Oral: uttered by the mouth, as in oral testimony; using or transmitted by speech, as in oral methods of teaching languages; involving the mouth, as in the oral cavity; taken, done, or administered through the mouth, as in an oral dose of medicine.
Verbal: pertaining to words, as in verbal ability; in the form of words, as in verbal images; expressed in spoken words, as in verbal agreement.
Note: Many insist that oral relates to spoken words and that verbal does not mean oral. But verbal has meant oral since the sixteenth century.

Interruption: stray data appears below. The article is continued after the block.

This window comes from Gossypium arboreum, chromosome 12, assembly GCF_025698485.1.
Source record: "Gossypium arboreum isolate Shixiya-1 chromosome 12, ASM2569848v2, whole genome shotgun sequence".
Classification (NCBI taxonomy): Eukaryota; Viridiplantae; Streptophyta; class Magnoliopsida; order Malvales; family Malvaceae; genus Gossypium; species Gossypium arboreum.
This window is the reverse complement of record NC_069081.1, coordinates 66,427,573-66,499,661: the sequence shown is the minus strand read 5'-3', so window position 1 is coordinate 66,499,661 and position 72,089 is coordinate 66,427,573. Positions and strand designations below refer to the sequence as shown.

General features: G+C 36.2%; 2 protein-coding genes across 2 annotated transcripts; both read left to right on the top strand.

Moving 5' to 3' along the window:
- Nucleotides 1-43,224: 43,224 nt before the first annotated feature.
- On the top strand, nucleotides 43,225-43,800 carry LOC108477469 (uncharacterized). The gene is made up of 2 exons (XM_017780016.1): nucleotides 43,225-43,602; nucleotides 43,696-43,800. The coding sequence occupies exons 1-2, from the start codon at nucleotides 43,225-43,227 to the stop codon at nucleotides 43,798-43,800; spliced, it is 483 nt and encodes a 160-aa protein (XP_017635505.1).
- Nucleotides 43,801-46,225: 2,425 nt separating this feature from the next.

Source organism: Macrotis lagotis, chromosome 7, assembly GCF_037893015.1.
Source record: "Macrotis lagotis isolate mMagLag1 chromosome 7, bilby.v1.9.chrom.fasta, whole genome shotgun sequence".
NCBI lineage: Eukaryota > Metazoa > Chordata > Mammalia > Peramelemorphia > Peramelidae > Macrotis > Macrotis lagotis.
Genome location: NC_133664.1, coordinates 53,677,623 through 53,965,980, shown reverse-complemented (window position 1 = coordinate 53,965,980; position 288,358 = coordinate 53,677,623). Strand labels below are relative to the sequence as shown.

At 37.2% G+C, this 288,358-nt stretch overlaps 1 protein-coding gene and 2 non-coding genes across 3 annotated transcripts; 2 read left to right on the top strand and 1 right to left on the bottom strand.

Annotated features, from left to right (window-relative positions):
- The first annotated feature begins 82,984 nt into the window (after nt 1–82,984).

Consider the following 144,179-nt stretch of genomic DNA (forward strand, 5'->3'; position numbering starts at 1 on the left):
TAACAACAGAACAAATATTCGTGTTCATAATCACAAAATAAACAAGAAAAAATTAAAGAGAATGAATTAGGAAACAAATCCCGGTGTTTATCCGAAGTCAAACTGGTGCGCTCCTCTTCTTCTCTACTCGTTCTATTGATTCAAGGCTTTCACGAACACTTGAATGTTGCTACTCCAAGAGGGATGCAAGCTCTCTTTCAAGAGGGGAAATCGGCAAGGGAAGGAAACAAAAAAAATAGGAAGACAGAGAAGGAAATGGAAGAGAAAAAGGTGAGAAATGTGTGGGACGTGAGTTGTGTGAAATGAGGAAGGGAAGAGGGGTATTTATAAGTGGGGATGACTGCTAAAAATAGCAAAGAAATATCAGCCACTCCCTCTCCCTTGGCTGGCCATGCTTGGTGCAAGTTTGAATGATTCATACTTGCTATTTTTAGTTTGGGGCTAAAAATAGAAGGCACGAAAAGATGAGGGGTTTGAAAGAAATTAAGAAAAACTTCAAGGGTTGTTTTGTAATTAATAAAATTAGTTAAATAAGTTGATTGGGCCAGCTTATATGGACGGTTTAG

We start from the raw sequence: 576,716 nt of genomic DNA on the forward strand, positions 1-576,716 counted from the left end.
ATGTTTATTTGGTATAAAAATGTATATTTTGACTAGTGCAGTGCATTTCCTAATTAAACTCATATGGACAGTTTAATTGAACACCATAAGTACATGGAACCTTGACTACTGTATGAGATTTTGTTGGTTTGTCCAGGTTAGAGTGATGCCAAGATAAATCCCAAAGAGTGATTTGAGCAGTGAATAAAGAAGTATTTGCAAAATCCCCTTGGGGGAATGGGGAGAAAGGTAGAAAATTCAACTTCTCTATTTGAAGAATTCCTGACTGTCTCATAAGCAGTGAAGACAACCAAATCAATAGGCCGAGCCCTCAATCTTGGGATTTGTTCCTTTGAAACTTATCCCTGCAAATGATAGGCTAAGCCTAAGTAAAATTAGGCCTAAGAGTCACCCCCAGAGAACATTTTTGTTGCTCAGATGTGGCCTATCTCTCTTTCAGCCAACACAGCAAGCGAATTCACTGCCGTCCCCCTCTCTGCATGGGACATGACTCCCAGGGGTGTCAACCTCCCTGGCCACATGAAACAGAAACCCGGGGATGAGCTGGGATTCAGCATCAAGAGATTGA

Verbal has had the meaning “spoken” since the late 16th century and is thus synonymous with oral: He wrote a memorandum to confirm the verbal agreement. Slightly earlier, verbal had developed the meaning “expressed in words, whether spoken or written (as opposed to actions)”: Verbal support is no help without money and supplies. Although some say that the use of verbal to mean “spoken” produces ambiguity, it rarely does so. Verbal is used in this sense in all varieties of speech and writing and is fully standard. The context usually makes the meaning clear: No documents are necessary; a verbal agreement (or contract or order) will suffice. Oral can be used instead of verbal if the context demands: My lawyer insists on a written contract because oral agreements are too difficult to enforce.